by Jane Reingold, MA
GETT: TOWARD DISSOLUTION AND RECKONING
The establishing shot unceremoniously throws us, seemingly mid-scene, into a confined, run-down Israeli rabbinic courtroom, a claustrophobic setting with men discussing an appeal for a divorce by Viviane, the protagonist. And yet she is missing from the frame, as if she is absent, irrelevant, beside the point. This subtle device sets the tone for the film and speaks to the tenor of the marriage and of the courtroom proceeding -- there is room for only one subjectivity.
Gett: The Trial of Viviane Amsalem is a feminist Israeli film depicting the heart-wrenching, patriarchal practice of rendering a religious bill of divorce, agett. This process accords the husband, in this case Elisha, the ultimate power to grant or refuse a divorce appeal. Without a civil alternative, Viviane is at the mercy of her husband and the presiding rabbis. She is on trial, as if she alone were culpable for a failed marriage.
This film is a political, social, and feminist commentary on this misogynistic practice, but it is also a depiction of the end of a 20-year marriage, a poignant portrait of a high-conflict couple. For Elisha, the prolongation of the process is perhaps an attempt to maintain contact through conflict and to fend off separation anxiety and feelings of grief, to mitigate loss. And perhaps Viviane's almost masochistic submission to the process is a reflection of her own guilt for leaving the marriage, her penance. Perhaps she is seeking closure, a sanctioned way to leave the relationship in which loss is allayed by a sense that some of the good was acknowledged and retained, that all was not destroyed. Maybe her submission indicates a desire for depressive-level mourning together and for preservation of what was good.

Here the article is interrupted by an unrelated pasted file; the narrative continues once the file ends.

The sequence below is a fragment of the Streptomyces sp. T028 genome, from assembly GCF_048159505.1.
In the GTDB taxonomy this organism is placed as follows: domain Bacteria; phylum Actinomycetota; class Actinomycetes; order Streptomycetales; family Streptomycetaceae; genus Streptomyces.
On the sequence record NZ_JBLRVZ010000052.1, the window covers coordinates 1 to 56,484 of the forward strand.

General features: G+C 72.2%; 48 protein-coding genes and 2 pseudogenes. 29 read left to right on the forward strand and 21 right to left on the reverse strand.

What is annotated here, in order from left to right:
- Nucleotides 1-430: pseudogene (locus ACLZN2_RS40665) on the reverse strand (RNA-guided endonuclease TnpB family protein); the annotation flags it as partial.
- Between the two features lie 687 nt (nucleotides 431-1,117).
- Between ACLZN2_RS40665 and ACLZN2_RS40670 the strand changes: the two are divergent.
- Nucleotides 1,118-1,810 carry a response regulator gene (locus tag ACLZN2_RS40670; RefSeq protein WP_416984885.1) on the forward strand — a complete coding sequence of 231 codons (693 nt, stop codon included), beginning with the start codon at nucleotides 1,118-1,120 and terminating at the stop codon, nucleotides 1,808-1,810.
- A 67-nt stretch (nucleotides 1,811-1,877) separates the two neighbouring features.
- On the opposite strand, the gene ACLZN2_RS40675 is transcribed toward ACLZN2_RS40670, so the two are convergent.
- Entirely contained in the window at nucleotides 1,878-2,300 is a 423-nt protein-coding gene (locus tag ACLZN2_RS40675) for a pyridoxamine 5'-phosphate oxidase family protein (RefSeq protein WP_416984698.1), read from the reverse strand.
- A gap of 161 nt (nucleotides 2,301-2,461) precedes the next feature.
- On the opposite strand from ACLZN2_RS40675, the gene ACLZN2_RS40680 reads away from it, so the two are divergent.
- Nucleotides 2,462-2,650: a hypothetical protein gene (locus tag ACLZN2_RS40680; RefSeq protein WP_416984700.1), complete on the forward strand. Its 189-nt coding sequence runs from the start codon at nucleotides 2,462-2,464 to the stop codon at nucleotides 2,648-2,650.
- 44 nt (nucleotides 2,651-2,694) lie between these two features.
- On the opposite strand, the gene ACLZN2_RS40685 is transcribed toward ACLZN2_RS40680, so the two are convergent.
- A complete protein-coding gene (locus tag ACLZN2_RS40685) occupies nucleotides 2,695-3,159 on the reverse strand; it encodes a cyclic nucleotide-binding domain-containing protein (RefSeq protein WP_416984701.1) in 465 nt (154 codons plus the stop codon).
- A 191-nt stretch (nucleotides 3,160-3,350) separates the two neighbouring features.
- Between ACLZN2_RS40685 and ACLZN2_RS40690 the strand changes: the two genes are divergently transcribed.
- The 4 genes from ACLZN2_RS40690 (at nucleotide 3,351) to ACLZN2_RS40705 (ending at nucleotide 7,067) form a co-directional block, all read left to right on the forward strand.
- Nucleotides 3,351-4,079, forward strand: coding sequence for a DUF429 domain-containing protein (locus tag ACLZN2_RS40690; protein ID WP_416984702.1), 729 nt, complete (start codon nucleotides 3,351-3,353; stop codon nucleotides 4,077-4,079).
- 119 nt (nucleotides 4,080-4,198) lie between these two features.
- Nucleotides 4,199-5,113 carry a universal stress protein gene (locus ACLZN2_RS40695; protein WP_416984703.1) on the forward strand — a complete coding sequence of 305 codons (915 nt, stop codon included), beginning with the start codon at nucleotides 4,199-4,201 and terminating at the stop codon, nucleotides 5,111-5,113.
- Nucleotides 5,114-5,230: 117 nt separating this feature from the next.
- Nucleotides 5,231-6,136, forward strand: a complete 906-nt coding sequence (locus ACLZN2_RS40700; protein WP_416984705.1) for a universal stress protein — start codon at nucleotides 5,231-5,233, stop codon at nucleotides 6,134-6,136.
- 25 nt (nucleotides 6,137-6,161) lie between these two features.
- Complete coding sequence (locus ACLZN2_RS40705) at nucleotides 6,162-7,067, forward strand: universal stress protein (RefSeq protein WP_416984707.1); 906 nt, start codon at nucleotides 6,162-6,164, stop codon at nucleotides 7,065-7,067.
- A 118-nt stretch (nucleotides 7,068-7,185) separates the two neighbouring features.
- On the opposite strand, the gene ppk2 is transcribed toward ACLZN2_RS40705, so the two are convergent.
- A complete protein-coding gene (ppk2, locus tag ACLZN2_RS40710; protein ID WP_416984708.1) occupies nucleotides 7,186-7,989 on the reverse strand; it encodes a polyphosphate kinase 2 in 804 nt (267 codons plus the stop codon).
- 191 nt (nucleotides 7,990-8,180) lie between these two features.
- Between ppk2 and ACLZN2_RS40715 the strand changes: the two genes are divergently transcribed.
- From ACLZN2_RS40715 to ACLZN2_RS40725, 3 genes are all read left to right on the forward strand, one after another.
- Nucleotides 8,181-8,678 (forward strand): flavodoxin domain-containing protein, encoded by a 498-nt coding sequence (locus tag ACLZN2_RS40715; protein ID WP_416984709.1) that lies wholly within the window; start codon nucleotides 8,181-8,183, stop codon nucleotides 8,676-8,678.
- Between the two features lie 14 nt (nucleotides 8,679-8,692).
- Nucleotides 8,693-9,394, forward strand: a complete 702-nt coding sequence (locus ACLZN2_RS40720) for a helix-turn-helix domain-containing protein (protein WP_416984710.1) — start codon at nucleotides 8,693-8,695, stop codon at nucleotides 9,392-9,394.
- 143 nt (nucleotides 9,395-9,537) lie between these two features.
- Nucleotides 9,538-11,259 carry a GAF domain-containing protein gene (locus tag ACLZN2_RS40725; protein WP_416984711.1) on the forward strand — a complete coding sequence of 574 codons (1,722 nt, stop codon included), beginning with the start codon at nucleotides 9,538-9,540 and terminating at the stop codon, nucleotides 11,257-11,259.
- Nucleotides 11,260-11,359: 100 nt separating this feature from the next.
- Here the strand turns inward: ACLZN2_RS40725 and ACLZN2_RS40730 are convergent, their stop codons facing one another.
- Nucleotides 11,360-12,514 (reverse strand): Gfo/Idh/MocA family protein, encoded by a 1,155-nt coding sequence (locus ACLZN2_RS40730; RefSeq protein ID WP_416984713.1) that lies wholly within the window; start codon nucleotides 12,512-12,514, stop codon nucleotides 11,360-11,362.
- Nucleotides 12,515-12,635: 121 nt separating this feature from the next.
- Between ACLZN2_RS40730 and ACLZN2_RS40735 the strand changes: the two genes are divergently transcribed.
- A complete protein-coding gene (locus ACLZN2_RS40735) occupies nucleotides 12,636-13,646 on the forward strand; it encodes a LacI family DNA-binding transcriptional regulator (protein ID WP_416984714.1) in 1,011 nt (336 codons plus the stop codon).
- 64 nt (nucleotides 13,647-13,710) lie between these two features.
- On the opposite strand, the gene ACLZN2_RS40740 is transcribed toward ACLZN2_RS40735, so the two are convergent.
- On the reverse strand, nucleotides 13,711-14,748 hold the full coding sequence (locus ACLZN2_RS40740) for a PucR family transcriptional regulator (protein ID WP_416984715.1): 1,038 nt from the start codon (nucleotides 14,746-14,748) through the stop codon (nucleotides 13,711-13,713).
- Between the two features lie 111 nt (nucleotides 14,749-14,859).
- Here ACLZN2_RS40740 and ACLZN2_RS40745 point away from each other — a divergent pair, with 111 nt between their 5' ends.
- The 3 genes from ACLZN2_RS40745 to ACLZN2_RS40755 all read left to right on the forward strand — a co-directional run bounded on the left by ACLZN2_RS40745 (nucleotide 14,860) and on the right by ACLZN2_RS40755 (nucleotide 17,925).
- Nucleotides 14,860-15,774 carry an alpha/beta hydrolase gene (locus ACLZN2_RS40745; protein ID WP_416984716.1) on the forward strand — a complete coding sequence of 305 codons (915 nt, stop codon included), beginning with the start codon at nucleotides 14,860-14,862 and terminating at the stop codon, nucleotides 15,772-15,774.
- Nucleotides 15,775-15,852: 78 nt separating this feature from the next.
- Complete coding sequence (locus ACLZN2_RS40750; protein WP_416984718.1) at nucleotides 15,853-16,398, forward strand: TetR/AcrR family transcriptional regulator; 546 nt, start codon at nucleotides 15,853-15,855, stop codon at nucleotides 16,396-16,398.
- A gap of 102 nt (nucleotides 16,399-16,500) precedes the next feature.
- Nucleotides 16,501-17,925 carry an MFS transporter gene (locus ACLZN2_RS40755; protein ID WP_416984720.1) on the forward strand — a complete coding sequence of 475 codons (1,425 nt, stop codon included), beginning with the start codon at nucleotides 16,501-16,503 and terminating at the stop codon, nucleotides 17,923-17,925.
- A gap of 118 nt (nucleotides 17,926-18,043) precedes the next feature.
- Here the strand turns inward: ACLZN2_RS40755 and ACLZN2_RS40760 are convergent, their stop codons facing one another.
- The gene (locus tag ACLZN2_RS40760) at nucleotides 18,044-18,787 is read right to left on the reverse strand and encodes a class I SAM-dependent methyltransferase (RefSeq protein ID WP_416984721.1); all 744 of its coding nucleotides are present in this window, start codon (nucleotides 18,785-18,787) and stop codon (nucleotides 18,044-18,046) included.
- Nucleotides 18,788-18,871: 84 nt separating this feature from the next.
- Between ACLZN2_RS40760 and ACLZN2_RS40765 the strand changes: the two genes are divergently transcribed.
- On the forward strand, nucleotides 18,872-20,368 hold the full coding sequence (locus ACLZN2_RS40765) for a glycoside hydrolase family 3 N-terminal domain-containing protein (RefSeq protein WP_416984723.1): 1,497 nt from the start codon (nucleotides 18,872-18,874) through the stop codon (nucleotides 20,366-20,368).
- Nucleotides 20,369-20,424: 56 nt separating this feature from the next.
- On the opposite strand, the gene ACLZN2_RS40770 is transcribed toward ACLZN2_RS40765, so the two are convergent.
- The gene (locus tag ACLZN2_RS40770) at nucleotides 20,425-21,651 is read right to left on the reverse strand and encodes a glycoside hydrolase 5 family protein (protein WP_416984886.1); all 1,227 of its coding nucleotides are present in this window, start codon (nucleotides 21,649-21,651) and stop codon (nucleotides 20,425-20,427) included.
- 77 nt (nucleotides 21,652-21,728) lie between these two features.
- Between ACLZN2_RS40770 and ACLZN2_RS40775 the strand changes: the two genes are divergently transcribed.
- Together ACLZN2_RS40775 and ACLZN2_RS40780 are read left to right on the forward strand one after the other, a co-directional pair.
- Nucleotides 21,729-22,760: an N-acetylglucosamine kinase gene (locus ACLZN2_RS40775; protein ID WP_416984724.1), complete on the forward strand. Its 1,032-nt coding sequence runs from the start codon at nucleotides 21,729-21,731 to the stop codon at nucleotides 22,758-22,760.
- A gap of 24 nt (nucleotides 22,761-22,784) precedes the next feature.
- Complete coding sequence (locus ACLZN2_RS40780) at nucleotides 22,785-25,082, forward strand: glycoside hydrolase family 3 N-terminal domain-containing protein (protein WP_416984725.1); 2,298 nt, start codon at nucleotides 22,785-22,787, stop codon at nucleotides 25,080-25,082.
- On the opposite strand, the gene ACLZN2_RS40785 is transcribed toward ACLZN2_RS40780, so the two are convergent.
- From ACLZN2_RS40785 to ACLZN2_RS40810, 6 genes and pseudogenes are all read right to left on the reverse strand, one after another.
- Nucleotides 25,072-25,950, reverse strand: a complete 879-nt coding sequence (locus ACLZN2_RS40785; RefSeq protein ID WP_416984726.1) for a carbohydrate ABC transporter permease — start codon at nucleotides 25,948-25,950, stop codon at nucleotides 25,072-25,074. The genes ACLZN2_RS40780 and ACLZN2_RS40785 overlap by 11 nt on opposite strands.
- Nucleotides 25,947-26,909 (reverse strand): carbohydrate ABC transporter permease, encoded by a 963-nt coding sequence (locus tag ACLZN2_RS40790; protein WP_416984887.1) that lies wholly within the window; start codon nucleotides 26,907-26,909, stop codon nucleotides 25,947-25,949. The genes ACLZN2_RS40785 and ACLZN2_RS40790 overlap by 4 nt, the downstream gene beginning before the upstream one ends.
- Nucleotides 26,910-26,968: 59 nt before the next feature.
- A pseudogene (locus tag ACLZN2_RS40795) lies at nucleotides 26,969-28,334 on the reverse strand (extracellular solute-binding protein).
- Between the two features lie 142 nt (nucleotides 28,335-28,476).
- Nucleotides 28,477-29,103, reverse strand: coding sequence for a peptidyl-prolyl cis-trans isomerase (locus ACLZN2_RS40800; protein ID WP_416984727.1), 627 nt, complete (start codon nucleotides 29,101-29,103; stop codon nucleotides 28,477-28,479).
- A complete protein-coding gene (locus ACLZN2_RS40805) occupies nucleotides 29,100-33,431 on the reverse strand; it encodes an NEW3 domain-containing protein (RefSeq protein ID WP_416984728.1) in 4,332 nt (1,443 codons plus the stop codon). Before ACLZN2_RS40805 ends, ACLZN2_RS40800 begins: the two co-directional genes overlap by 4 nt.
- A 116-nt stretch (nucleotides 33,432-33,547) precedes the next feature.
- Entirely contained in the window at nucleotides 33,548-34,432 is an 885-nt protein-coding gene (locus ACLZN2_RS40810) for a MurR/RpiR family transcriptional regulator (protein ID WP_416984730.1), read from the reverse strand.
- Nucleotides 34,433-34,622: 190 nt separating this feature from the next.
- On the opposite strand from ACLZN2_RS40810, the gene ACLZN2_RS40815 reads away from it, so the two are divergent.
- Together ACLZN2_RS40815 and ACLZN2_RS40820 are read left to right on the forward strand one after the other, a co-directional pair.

As we do when couples are in our consulting rooms, we hold hope as we watch Viviane and Elisha that, as Argentinean psychoanalyst Roberto Lossowrote, "each member [will] carry the complicated process of withdrawing the cathexis deposited in the partner, in the marriage, and in the family structure in order to re-introject what has been deposited in the object, in the link, and in the ego, and to reinvest cathexis in new hopes and expectations."
The film leaves us with some of this hope as Elisha and Viviane come to an untenable yet resolute agreement. Viviane sits for a moment, pensively gazing out onto the residential street, the first glimpse we have of the outside world, of freedom, of a potential new future. We feel the weight of the moment with her as we then follow her feet back into the courtroom.